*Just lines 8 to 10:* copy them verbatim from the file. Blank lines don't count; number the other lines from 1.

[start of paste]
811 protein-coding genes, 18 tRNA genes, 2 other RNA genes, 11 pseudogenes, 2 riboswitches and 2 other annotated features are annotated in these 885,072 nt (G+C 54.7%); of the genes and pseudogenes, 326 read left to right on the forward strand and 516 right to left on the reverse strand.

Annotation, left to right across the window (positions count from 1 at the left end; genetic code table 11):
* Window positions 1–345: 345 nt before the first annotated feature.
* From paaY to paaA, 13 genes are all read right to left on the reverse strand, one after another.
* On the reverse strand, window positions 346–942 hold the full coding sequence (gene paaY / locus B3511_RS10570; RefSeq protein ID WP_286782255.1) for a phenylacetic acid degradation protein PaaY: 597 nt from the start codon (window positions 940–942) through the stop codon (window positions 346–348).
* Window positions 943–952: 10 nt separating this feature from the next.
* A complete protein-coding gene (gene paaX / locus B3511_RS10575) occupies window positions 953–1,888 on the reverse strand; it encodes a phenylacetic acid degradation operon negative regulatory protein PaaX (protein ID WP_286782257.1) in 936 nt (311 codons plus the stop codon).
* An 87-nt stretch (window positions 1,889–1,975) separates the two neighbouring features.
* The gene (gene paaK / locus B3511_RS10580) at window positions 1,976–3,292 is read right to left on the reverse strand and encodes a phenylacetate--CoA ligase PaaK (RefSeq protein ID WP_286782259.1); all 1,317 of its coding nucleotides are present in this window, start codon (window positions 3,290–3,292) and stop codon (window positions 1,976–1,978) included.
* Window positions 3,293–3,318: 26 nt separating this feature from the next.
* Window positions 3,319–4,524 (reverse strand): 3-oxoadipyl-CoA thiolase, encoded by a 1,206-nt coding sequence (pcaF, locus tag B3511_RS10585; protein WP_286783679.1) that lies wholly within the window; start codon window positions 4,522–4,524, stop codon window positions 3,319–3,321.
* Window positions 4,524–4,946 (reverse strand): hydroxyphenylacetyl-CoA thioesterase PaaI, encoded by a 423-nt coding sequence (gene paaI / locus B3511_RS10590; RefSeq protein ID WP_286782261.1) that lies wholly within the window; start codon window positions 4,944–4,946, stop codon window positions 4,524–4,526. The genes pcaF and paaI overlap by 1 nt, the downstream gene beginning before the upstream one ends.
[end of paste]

* An 87-nt stretch (window positions 1,889–1,975) separates the two neighbouring features.
* The gene (gene paaK / locus B3511_RS10580) at window positions 1,976–3,292 is read right to left on the reverse strand and encodes a phenylacetate--CoA ligase PaaK (RefSeq protein ID WP_286782259.1); all 1,317 of its coding nucleotides are present in this window, start codon (window positions 3,290–3,292) and stop codon (window positions 1,976–1,978) included.
* Window positions 3,293–3,318: 26 nt separating this feature from the next.